The Sacred Heart Cathedral is a handsome, and relatively rare, example of a Spanish Colonial Revival building in Kansas. It represents a reorganization of the hierarchy of the Catholic Church in western Kansas.
The Cathedral replaced the city’s first Catholic church, a wooden frame building constructed in 1882 as a mission from the Immaculate Heart of Mary Catholic Church in Windthorst. In 1914 when Father John Handly was appointed the resident pastor in Dodge City, he initiated plans for a chapel to serve the city’s Mexican population. Father Handly was acquainted with the ecclesiastical architecture of the Boston-based firm Cram and Ferguson, who worked in a number of historical revival styles, although Sacred Heart was unique in that it was the firm’s only Spanish Colonial Revival building. Although Ralph Adams Cram was particularly enamored by the Gothic Style, the Spanish Colonial was deemed appropriate because of Dodge City’s location on the Chisholm Trail. Ironically, it also gave Cram the opportunity to demonstrate his facility with a style that would be popularized by his previous but now estranged partner, Bertram Goodhue, who worked on the Panama-California Exposition, which opened the same year as the Sacred Heart Cathedral’s completion.
The Cathedral is sited on a hill to the north of downtown at the northwest corner of Central Avenue and Cedar Street. It is a simple basilica plan entered from Central Avenue to the east, with a small projection extending from the northwest corner of the sanctuary that contains ancillary rooms. A domed tower is located at the intersection of the sanctuary and the adjoining spaces. The exterior is clad in smooth, cream-colored stucco, and features red clay tile roofing—both materials are distinguishing features of the Spanish Colonial Revival. The primary ornament on the building is around the main entry doors, and includes an elaborately carved limestone surround with a quatrefoil star window above.
The main doors lead to a small vestibule set into the main sanctuary volume. The area above the vestibule contains a small balcony overlooking the worship space. The interior is as spare as the exterior. It features smooth, stuccoed walls, a wooden ceiling supported on wood trusses, and red tile flooring. Murals by Topeka artist George Melville Stone are located in three lunettes over the doors into the sanctuary from the vestibule and depict the Good Samaritan, the Good Shepherd, and Angels at the Tomb. Behind the altar there is also a large crucifixion scene set in a Southwestern landscape.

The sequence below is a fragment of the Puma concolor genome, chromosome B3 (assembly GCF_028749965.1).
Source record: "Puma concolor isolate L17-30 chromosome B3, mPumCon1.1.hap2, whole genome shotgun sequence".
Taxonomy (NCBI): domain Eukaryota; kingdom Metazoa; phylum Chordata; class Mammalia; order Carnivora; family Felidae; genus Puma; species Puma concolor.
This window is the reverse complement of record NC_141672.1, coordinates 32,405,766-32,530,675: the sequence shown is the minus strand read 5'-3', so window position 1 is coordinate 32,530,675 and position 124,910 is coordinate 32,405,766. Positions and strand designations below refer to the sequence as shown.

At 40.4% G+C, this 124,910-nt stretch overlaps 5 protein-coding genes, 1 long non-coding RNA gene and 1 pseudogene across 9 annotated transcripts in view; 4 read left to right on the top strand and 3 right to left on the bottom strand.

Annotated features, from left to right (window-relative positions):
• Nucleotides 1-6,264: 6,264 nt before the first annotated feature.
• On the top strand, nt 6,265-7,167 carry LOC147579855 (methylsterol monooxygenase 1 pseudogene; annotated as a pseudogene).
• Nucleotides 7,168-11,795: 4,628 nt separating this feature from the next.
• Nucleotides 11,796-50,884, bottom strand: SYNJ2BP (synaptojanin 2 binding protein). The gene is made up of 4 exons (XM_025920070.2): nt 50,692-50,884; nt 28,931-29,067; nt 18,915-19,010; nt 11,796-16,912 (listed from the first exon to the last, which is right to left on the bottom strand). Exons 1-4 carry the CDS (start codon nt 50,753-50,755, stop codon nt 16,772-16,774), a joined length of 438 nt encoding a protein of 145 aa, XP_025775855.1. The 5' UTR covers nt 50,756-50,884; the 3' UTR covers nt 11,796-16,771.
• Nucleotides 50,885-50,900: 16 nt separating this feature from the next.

While simply conceived and ornamented, the building exhibits a mastery of the chosen style, and is reflective of the abilities of a highly accomplished architect. The sanctuary building has survived largely intact. The only changes to the original part of the building were the addition of small space for a confessional, and the reworking of the altar.
The initial building has become part of a much larger complex that includes a school located to the north of the church. It was completed in two phases: a classroom wing was added in 1929 and a second addition, containing a gymnasium and more classrooms, was completed in 1955. The material palette of the additions is sympathetic to that of the church, but stylistically, each reflects its time of construction. The additions are disposed in a way that allows the original building to be seen as a recognizable entity.
NOTE: This entry was originally published in David Sachs and George Ehrlich, Guide to Kansas Architecture (Lawrence: University Press of Kansas, 1996). © 1996 by the University Press of Kansas.
Anthony, Ethan . The Architecture of Ralph Adams Cram and His Office. New York: W. W. Norton and Company, 2007.
Small, Nora Pat, “Sacred Heart Cathedral,” Ford County, Kansas. National Register of Historic Places Inventory Nomination Form, 1983. National Park Service, U.S. Department of the Interior, Washington, D.C.